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Change Management

Change management is a key consideration for building and maintaining systems, to provide both agility and control.

This page discusses the following elements:
  • API clients and how they are affected by changes to the other elements.
  • Database (schema changes, such as dropping or renaming columns).
  • Logic changes (reactive logic and security).
  • Default endpoints, created automatically from schema tables, views, and procedures.
For more information about default endpoints that are created when you connect API Creator to a database, see Customize your API.
  • Custom resources, that you explicitly define, with provisions for join and column selection/alias.
For more information about how to "shape" your API using custom resources, see Customize your API.

Database Changes

APIs resolve onto database calls, so can affect clients using the API. The impact is different for default versus custom resources.

Default Resources Reflect Schema Changes

Clients using default resources see all schema changes. New tables/columns may not affect applications, and renamed/deleted objects may or may not affect them, depending on whether they were referenced.

Custom Resources affected only by Changes to Referenced Objects

Custom resources shield API clients from the following schema changes by providing an abstraction layer:
  • Custom APIs are unaffected by new tables/columns.
  • Custom APIs are affected by deleted/renamed objects that are referenced. A Custom resource is not affected by deleted/renamed objects that are not referenced.
You can determine the impact.

Verify Project to Identify Schema Change Impacts

Verify your API project to determine what custom resources (and rules) might have been affected by schema changes. If the objects were renamed, you can repair the resource by including the new column, and aliasing it to the previous name.

For more information about how to verify API projects, see Data Sources.

Best Practice: Communication, Nightly Verify

Ideally, the team making schema changes advises when changes are made. If this is not practical, you can make verifying the API project part of your nightly build. This ensures that breakage is detected and can be repaired quickly.

Logic Changes

The following sections describe how business policy changes impact your system, both API consumers and existing logic.

Do not Affect API Consumers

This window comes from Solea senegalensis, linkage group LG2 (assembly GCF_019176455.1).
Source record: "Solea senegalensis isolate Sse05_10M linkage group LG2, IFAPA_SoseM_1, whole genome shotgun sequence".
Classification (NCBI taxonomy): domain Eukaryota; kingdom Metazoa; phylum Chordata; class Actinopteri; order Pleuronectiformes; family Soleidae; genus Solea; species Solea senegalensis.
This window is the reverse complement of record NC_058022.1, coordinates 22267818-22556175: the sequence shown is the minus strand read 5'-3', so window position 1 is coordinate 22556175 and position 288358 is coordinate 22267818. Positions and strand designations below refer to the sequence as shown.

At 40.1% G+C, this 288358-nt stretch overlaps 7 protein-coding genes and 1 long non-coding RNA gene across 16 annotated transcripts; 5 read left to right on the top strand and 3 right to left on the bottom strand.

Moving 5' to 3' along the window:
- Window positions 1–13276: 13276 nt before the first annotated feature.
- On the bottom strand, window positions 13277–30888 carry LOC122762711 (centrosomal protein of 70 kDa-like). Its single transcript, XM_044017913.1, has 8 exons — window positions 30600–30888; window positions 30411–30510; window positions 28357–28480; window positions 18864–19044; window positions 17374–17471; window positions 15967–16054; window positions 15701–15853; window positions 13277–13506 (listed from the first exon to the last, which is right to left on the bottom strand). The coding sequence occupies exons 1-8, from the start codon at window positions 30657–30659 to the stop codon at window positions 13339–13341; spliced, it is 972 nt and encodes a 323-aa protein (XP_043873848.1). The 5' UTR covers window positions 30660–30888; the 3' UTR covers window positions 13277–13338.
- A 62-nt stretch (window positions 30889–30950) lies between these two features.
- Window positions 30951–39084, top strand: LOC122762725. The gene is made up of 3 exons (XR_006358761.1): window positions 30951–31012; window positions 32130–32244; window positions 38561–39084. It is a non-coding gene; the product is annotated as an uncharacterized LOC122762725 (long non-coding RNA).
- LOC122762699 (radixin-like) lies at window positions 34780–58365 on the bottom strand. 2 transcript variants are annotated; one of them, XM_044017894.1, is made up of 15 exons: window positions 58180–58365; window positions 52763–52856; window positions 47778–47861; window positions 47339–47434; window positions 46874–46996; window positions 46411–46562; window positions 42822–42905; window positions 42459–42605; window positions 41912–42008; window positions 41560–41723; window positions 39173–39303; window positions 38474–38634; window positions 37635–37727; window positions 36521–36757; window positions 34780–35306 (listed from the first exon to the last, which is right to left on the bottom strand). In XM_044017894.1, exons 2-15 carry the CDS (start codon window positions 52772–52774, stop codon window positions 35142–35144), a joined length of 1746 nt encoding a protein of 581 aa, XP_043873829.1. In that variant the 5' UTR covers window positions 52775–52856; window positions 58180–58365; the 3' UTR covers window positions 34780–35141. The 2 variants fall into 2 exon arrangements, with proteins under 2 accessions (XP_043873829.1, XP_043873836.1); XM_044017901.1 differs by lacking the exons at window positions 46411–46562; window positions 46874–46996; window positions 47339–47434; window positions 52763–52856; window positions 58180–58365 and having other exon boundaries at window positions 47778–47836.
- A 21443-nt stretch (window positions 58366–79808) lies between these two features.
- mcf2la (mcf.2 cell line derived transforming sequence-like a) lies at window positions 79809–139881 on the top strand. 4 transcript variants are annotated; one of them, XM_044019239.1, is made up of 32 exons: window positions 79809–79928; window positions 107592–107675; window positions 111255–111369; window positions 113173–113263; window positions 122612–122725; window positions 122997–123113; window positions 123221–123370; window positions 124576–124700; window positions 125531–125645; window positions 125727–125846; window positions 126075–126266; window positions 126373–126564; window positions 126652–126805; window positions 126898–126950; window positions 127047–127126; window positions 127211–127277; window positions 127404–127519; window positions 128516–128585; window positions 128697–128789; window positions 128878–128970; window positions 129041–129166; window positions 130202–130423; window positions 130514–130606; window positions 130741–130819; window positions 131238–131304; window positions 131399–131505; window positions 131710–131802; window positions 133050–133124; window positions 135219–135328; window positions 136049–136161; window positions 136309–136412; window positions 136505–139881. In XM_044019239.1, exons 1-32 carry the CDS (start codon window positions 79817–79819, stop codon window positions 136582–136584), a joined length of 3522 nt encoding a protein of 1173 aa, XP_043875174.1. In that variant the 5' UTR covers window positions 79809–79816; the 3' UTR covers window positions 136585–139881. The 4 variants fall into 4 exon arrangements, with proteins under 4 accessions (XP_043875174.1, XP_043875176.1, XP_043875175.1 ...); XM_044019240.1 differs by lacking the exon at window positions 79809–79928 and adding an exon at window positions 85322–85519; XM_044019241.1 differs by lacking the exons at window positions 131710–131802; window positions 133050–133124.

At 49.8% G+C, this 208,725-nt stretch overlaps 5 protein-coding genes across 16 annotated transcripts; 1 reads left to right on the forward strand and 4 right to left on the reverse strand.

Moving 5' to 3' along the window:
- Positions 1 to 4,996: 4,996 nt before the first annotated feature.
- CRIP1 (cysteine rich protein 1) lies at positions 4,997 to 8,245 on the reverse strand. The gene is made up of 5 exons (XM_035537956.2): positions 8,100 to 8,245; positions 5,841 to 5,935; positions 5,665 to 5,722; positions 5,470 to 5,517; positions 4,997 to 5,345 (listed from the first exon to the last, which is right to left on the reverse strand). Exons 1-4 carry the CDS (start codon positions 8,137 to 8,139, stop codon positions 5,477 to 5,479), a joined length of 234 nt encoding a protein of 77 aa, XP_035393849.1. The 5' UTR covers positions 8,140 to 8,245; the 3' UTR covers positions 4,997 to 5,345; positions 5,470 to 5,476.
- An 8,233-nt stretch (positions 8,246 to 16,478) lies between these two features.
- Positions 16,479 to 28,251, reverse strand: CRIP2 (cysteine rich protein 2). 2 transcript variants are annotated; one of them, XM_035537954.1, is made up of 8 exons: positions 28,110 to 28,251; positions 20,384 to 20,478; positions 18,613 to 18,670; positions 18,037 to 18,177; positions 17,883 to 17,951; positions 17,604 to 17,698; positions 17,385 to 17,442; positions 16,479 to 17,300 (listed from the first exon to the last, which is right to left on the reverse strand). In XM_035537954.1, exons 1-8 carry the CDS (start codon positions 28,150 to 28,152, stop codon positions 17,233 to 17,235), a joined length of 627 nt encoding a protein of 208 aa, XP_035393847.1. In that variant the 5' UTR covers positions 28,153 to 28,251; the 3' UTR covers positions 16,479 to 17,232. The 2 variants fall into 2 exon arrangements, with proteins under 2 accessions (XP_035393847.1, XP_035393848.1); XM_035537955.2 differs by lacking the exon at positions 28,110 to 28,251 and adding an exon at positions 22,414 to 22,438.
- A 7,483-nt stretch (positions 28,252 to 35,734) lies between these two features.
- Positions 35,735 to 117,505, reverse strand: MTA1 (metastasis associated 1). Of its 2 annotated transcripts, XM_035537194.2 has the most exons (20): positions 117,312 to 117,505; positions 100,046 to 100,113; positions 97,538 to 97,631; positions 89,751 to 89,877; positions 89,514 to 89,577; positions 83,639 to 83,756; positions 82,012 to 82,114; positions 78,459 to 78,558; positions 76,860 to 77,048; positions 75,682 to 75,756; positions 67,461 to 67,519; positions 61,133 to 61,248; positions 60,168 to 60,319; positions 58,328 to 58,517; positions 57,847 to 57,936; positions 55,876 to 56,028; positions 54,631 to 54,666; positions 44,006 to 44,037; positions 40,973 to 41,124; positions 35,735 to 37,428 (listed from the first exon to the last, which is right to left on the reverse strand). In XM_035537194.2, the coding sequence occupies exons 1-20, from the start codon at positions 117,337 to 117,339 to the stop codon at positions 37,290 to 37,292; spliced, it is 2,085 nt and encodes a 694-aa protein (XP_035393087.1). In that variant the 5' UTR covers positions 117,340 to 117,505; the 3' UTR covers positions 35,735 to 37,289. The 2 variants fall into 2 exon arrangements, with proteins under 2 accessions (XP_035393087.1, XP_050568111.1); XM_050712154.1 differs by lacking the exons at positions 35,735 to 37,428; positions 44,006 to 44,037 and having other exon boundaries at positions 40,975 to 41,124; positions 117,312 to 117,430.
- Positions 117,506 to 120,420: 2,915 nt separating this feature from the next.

A key architectural goal is to provide strong Separation of Concerns between the API interface (the data returned) and its semantics for logic and security. Logic/security changes are defined on the underlying tables and automatically re-used over all defined over those tables.

For example, when you make updates through custom resources, API Creator provides automatic resource/object mapping to create logic-enabled row objects from request objects. So, for example, a custom resource you defined on Monday, without changes, enforces additional semantics on Tuesday, such as new validations. In effect, this separation enables the following teams to proceed in parallel:

  • API consumers
  • API creators - define custom resources.
  • Logic developers - define logic and security.
For more information about resource/object mapping, including how to define multiple custom resources on the same underlying base table, see Logic Execution.

Logic Integration: Automatic Invocation, Ordering

Reactive logic automates watch/react processing. When you add or change rules, API Creator automatically invokes new logic and executes the logic in an order that reflects the dependencies discovered through logic analysis.

For more information:

Versioned API Changes

You can maintain existing interfaces while introducing new ones by versioning your custom resources.

For more information about how to version custom resources, see API Versions.

Resources are Logic-aware

All resources (unchanged resources, changed resources, new resource versions) share the common underlying logic and security. The sharing is automatic, so addresses logic changes that occur even after resources are created.

Continuous Delivery

Services for Continuous Delivery (CD) can promote Change Management (CM), simplifying the ability to move a system from dev to test to production. The following are the key services:

Hot Deploy

Since API definitions are settings in the Admin database, there is no code generation and no deploy. New rules and resources are operational as soon as they are saved.

Scriptable Deploy

In most cases, you will want to test your system before going into production. While you can perform such a function manually using export/import, in most cases you will want to be certain what is actually deployed (for example, matches your source control) by 
scripting it for a repeatable process.

API definitions are available through the Admin RESTful API. You can script the deployment of an entire system, or just a specific element such as a custom resource.

For more information about how to script the deployment of an entire system, see the Business to Business Example.

Track Changes

You can determine what has changed on the Create, API Properties, Latest changes tab. The following image shows this tab (click to enlarge image):

Reverting Changes

You can make snapshots and roll back to them.

For more information about how to revert changes, see the previous image.